State Dept. Grants More Time to Consider Keystone XL Pipeline

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The State Department announced Tuesday evening that it plans to issue a supplemental draft environmental impact statement on the proposed 1,661-mile pipeline that would carry oil from Alberta’s tar sands to refineries in Texas.

The State Department said it would issue a supplemental evaluation of the potential impact of TransCanada’s Keystone XL pipeline. The proposed pipeline would cross the Ogallala Aquifer, which provides the ground water used to irrigate a third of the country’s crops, as well as 70 rivers and streams. Last July, the Environmental Protection Agency flagged the pipeline for more review, citing concerns about air pollution, public safety, and potential spills.

From the release:

The public will have 45 days to comment on the Supplemental Draft EIS after the anticipated mid-April comment period begins. Following issuance of a Final EIS, the State Department will solicit public comment and host a public meeting in Washington, D.C., before it makes a determination under Executive Order 13337 on whether issuance of this permit is in the U.S. national interest.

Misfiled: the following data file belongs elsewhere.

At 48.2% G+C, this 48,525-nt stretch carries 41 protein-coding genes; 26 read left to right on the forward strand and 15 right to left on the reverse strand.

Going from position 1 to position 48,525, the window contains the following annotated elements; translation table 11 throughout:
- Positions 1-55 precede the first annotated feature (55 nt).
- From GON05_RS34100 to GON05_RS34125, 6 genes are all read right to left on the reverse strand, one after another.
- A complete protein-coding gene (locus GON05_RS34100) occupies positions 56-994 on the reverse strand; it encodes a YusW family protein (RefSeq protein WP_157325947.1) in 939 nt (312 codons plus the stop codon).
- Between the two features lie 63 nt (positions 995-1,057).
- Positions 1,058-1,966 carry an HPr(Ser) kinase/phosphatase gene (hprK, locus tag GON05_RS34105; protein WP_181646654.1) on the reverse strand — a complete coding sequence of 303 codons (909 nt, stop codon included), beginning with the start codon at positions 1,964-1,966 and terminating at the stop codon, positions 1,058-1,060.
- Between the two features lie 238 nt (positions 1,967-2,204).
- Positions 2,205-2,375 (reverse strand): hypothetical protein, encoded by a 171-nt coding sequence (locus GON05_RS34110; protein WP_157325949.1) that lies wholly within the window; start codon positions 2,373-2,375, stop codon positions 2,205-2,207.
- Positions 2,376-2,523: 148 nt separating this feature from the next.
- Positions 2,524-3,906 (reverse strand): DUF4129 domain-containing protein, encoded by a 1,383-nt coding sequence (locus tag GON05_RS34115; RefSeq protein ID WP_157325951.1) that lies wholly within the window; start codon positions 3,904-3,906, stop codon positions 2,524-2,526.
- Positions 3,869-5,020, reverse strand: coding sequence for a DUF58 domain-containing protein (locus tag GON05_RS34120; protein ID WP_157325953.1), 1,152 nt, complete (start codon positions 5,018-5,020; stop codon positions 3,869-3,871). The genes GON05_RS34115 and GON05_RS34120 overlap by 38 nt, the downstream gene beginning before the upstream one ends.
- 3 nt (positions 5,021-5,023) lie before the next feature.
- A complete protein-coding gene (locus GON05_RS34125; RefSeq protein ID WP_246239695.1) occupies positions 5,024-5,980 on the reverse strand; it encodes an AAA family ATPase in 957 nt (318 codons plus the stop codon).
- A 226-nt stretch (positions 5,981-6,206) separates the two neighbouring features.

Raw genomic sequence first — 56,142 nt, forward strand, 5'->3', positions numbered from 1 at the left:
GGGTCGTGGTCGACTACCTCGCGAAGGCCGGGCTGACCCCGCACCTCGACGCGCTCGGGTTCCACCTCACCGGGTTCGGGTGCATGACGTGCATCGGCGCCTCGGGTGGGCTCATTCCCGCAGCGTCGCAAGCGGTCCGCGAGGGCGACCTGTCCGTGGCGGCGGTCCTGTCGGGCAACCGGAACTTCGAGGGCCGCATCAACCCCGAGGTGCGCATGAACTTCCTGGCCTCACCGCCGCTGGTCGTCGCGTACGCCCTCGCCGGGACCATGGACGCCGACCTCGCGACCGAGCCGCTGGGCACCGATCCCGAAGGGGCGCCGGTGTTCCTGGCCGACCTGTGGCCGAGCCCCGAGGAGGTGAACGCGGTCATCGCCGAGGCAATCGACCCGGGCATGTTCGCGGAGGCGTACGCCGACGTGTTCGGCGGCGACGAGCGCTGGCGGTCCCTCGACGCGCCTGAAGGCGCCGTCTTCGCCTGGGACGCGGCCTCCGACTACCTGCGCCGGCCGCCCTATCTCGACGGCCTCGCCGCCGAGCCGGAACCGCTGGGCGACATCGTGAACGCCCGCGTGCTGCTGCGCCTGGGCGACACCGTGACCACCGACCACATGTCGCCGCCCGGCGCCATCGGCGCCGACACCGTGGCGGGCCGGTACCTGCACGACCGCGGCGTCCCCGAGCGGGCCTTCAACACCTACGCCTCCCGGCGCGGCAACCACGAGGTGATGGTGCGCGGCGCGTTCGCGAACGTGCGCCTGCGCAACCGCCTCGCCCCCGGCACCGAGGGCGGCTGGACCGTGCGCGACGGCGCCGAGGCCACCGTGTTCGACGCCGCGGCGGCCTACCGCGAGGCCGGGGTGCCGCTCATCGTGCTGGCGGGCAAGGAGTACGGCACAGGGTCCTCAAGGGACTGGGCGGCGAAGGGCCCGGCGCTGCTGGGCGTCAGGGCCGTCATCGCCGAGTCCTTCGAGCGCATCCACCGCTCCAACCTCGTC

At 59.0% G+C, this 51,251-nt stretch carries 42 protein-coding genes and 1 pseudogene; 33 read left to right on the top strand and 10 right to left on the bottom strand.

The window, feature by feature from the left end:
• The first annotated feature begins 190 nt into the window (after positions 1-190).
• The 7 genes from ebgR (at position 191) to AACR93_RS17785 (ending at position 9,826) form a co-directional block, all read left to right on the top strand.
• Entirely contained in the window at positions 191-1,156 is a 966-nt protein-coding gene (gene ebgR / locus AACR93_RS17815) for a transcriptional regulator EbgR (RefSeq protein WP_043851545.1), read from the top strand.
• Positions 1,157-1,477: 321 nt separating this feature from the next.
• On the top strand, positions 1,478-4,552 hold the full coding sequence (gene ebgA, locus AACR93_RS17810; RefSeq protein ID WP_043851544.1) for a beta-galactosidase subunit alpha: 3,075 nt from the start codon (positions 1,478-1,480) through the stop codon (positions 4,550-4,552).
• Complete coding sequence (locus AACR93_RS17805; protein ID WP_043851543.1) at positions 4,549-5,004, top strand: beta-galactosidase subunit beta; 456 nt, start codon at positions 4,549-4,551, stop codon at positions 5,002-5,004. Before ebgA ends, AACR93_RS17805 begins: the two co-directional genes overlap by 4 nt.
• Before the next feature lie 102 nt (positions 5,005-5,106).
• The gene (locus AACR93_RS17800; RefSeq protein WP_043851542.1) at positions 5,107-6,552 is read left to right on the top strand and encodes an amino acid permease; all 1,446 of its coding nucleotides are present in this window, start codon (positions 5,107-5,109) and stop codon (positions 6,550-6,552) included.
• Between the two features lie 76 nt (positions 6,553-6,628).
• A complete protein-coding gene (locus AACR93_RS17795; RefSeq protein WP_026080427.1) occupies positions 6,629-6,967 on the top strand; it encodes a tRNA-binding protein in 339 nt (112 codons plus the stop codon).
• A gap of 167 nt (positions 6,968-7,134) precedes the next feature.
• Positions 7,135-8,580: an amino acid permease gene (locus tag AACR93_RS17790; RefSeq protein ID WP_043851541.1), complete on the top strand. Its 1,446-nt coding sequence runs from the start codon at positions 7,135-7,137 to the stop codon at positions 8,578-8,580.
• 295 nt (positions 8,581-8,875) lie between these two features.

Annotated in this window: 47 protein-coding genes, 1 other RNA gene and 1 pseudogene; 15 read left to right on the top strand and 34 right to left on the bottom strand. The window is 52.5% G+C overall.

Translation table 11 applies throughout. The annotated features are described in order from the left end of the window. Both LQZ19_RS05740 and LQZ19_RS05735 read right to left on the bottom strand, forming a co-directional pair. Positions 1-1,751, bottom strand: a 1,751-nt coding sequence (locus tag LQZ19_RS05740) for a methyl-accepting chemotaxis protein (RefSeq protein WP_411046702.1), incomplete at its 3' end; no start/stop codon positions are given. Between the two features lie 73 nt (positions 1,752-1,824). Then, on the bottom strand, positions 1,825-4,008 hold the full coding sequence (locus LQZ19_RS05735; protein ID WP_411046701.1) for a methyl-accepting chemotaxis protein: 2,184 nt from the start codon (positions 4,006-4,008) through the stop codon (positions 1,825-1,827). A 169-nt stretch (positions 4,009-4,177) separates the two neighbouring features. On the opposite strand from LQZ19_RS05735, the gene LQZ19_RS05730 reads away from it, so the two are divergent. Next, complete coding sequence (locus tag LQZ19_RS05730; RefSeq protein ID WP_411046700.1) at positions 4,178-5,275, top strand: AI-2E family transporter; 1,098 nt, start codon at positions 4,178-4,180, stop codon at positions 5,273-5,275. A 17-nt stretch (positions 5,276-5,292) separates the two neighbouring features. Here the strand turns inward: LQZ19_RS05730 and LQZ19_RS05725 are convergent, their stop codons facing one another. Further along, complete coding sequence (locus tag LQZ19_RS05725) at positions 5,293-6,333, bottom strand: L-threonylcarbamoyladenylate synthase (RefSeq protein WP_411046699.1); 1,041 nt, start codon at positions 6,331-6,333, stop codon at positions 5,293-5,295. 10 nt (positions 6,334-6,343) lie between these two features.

The U.S. Department of State expects to make a decision on whether to grant or deny the permit before the end of 2011.

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You expect the big picture, and it's our job at Mother Jones to give it to you. And right now, so many of the troubles we face are the making not of a virus, but of the quest for profit, political or economic (and not just from the man in the White House who could have offered leadership and comfort but instead gave us bleach).

In "News Is Just Like Waste Management," we unpack what the coronavirus crisis has meant for journalism, including Mother Jones’, and how we can rise to the challenge. If you're able to, this is a critical moment to support our nonprofit journalism with a donation: We've scoured our budget and made the cuts we can without impairing our mission, and we hope to raise $400,000 from our community of online readers to help keep our big reporting projects going because this extraordinary pandemic-plus-election year is no time to pull back.

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